This year’s annual meeting of the American Peanut Research and Education drew a crowd of nearly 400 peanut scientists and others in the peanut industry to the Hilton Clearwater Beach in sunny Clearwater, Fla. July 12-14 for a comprehensive forum on the latest peanut research.
It may not be the most exciting thing to hear, but Clemson University Peanut Specialist Dan Anco says the best thing that can happen for South Carolina peanut growers this year is cooperative weather from now until harvest....More
For the Belch family – husband Mike, wife Cindy and son Brandon – efficiency in peanut production relies on precision agriculture, and they are 2016 Farm Press Peanut Efficiency Award for the Upper Southeast.
“When you have a good year, you’d better put something back, because they aren’t all going to be good ones,” says Matt, 48. “You have to have a lot of faith to farm. You sort of have to hope for the best, and plan for the worst.”...More
July is the month when the most serious insect problems in peanuts show up. We need to watch for threecornered alfalfa hoppers, foliage feeding caterpillars, lesser cornstalk borers, two spotted spider mites....More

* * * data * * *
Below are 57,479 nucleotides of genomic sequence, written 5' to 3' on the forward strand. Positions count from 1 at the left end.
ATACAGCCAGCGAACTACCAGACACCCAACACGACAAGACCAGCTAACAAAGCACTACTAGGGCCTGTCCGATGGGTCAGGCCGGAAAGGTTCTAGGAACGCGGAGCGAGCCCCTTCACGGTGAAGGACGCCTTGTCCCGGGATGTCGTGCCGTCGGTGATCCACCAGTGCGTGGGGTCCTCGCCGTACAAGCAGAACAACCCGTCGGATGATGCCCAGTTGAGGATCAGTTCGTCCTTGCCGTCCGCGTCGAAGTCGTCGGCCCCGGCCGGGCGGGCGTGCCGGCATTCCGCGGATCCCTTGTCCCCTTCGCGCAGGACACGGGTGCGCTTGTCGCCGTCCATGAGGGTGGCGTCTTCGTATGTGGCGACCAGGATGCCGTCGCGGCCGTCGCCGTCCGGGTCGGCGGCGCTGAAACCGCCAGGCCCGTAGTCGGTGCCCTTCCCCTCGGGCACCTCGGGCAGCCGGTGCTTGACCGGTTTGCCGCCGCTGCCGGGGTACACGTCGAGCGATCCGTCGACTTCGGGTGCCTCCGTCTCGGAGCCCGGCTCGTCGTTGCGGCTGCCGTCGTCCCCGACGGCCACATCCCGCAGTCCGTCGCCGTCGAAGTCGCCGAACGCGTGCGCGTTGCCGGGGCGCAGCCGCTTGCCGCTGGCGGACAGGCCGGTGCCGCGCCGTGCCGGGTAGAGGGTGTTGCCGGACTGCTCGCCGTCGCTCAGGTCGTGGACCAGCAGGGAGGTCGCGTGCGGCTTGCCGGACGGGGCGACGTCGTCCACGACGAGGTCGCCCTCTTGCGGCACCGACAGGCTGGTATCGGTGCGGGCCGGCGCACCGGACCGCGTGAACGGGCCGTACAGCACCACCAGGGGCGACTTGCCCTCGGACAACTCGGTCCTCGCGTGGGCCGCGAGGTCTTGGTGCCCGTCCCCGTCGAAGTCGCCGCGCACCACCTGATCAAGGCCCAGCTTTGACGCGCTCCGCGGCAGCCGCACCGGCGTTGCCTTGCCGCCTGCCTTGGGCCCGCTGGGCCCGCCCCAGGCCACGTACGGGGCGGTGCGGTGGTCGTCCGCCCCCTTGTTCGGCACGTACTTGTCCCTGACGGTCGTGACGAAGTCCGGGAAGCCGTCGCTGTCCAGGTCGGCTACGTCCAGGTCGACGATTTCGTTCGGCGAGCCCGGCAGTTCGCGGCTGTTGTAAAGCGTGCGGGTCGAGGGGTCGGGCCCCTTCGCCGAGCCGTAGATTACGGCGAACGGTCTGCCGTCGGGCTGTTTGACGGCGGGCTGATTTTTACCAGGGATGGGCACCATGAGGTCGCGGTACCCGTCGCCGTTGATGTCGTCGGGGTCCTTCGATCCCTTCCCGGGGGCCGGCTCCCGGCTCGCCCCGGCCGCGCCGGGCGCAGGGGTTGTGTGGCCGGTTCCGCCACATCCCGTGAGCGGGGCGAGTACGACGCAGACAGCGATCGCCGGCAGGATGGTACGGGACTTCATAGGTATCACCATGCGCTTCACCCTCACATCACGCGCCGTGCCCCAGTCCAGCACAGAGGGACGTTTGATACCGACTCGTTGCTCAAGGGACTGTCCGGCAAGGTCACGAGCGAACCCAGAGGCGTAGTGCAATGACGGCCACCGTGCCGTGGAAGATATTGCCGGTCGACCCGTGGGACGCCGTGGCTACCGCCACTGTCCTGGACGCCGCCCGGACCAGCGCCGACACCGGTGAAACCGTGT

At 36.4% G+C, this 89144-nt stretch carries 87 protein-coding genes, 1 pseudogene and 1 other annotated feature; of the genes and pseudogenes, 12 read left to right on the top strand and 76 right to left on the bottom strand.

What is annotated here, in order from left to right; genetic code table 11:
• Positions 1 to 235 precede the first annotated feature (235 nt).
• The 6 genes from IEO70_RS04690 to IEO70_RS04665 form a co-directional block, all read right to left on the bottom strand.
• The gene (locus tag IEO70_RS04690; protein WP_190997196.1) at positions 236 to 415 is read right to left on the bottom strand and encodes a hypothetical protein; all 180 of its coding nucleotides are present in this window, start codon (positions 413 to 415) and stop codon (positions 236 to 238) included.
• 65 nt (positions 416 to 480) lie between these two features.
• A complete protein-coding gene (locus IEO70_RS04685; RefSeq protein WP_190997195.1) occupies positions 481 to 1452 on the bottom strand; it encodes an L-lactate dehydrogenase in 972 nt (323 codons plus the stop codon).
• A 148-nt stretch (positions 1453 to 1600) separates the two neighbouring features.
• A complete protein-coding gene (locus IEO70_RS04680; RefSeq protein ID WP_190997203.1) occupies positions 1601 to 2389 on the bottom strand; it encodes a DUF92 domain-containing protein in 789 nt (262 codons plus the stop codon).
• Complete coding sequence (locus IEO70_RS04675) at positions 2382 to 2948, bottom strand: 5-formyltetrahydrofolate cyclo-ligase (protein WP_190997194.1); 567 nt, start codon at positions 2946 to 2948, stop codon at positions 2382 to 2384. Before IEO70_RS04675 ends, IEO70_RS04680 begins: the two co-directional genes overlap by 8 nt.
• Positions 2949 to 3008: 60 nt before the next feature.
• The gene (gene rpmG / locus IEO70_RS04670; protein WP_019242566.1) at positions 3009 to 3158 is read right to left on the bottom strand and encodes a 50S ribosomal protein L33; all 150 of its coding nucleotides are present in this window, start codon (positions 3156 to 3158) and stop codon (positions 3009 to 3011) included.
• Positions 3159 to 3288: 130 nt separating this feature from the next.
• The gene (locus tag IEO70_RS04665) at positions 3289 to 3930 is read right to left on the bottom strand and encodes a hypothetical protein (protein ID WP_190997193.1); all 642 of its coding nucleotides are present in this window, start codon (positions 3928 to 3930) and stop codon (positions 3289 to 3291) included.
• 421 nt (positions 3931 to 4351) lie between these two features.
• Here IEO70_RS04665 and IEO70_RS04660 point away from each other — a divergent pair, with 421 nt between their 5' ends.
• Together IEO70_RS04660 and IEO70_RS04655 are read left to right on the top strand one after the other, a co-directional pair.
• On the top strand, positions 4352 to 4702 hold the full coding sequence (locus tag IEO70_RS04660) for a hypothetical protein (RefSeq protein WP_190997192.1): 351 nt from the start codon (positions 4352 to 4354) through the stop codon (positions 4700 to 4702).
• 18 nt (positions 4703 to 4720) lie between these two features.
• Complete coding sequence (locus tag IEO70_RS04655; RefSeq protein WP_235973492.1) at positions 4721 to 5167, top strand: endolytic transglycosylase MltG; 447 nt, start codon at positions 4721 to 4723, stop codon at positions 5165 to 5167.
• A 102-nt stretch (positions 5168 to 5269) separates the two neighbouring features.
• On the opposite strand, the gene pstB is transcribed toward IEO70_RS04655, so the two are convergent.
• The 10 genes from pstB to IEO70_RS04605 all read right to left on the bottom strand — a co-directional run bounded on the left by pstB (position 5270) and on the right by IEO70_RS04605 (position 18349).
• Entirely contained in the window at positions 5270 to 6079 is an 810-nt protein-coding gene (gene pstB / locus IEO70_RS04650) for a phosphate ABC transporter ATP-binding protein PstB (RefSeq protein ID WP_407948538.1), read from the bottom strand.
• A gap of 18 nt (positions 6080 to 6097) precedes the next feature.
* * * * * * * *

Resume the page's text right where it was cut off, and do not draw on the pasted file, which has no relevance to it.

Farmers today have access to the best pesticide and fungicide products ever made. To get the consistent, high-quality yields needed to sustain their operations, farmers depend on them. The continued viability of these essential products, however, depends on everyone....More
Sustainability is the leading agricultural challenge of the 21st century because feeding, fueling and clothing 9 billion people will take new practices, new data collection and management and stronger connections to consumers....More
Following 2015, when diseases like white mold (stem rot) were especially troublesome in many peanut fields and looking ahead into the 2016 season, when growers are struggling for a profitable peanut crop, finding the “best” fungicide program is critical....More
Sunbelt Ag Field Day will be July 14 at the Darrell Williams Research Farm, located at the Expo show site at Spence Field. Registration is free for anyone who works in agriculture, and the day starts at 7:15 a.m....More
We’ve all been there: Eyeing that last bit of peanut butter enticingly stuck at the bottom of the jar, pondering ways to get at it. For one fox, reaching for that last lick of peanut butter almost turned deadly....More